I am starting a chapter in my book, where a sixteen year old girl is brought to the MC's cemetery for her funeral. She was found hung, and they chalked it up to suicide. The catch is my MC can speak with select spirits who linger after their deaths, and she is going to learn that the girl was actually choked by her step-father after she was in the process of being assaulted by him. He then set it up to look like suicide. With help from Detective Hamblin, and a little sleuthing, she will make sure the ******* gets his. So I am using it as well, and more often than not, abuse is done from family members. I am sad to say that I know and have known more victims than I would have thought possible. It is prevalent and I say show it and talk about it. It isn't something that needs to be swept under the carpet and hidden behind closed doors.
 
Um, it's tough. People get very emotive about evil things happening to kids. My advice? Get some very, very good betas from a wide spectrum, including some parents (not because we know more but we do know the crawling fear of something happening and how we might respond less than rationally) if you can, I think. But, as ever - it's in how you execute it... :)
 
if any kind of abuse is endemic in society, it's probably not considered abuse within that society, not by the vast majority, anyway, who simply accept it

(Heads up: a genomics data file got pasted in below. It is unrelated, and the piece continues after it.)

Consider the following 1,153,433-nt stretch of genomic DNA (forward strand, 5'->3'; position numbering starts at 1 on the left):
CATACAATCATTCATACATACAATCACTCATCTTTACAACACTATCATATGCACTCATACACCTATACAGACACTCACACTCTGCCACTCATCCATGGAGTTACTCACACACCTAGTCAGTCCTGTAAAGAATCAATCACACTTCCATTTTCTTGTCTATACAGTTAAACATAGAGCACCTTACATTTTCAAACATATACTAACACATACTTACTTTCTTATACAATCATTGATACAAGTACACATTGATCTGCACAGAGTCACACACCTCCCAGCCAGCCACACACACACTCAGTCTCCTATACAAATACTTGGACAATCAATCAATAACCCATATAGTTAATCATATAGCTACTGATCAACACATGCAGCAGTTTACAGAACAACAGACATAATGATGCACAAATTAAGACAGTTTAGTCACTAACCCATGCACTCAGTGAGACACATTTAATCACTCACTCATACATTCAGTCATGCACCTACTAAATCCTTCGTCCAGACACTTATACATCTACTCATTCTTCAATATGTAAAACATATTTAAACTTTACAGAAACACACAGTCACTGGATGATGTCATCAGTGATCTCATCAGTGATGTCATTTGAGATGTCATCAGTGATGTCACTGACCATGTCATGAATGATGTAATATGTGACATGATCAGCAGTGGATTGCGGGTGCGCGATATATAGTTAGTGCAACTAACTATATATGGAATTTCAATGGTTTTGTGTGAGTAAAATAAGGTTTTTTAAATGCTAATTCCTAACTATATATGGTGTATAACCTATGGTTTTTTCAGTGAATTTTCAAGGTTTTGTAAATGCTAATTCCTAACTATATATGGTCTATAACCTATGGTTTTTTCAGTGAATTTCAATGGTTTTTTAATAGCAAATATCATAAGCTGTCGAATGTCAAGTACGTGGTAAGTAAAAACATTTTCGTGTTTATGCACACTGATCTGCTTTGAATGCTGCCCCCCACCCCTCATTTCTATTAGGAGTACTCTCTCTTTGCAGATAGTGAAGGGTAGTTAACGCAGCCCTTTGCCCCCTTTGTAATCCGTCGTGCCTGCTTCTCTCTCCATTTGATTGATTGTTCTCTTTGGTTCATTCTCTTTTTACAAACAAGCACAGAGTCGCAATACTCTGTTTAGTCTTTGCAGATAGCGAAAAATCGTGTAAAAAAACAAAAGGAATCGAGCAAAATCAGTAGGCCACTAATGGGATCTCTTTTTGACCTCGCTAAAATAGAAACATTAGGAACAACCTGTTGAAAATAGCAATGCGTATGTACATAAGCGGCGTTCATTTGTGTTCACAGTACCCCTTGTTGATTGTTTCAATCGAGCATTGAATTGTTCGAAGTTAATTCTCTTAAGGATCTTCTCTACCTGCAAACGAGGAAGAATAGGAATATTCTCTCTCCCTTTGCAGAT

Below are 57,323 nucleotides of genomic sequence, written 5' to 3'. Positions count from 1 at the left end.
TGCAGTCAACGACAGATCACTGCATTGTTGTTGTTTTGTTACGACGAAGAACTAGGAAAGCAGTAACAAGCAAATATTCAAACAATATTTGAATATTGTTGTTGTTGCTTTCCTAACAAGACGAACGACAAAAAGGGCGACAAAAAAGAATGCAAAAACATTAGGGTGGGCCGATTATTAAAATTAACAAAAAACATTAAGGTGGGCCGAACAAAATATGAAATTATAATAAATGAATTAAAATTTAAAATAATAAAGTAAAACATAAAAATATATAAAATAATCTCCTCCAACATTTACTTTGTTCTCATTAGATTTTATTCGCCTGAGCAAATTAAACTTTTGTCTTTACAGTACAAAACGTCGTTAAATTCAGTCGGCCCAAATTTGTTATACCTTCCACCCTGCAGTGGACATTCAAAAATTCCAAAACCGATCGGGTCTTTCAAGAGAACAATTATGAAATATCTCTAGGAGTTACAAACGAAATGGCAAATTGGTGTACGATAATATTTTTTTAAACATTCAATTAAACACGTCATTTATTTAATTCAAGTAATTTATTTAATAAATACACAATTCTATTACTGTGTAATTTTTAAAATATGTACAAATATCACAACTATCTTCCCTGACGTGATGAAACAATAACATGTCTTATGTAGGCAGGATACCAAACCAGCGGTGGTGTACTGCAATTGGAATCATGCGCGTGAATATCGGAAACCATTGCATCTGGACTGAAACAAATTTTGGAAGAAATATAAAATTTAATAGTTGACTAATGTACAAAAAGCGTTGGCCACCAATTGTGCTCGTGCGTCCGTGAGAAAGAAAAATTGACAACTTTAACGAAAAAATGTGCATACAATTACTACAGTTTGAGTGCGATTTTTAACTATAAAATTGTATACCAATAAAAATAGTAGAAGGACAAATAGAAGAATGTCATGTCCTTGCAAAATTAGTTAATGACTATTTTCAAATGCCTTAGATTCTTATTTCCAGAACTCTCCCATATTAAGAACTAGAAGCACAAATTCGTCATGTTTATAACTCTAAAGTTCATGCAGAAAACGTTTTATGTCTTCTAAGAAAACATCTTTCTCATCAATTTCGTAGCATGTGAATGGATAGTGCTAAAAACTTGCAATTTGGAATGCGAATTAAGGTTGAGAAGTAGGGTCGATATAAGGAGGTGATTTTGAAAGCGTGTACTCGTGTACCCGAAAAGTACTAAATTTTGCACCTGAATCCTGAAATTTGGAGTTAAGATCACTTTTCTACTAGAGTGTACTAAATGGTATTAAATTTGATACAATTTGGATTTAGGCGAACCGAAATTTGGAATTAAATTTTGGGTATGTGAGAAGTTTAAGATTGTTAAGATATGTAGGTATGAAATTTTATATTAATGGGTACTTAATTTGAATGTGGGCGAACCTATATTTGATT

Absolutely right, but it's difficult to make a protagonist sympathetic if we see them engage in activities that may be realistic for the setting, but abhorrent to the modern audience. A few authors have gone there.
 
The thin line to tread is writing about such things with honesty and respect. I have complete confidence, from how you phrased the question, that you'll be able to do just that. It should not appear that the writer just plucked "awful things" out of a hat as a cheap short-hand for a character's angst.
 
@The Judge - loads of excellent points and gives me plenty of food for thought on what will be happening on this planet.

My angle to cut through the moral relativism side of things s that the MC's are part of the remnants of an all-female order banished to this penal colony only a short time before he novel starts. This work is in the same universe as my current WiP and I openly have stated it was a homage to some extent to Dune among other SF works - so one of the literary fore-mothers of this order are of course the Bene Gesserit, to give you a rough idea of where I'm coming from.

Hence they will perceive a great deal of what is happening on the world as abuse (especially to them as they have fallen from power), and as we are getting the story basically through their eyes, the reader should see that too.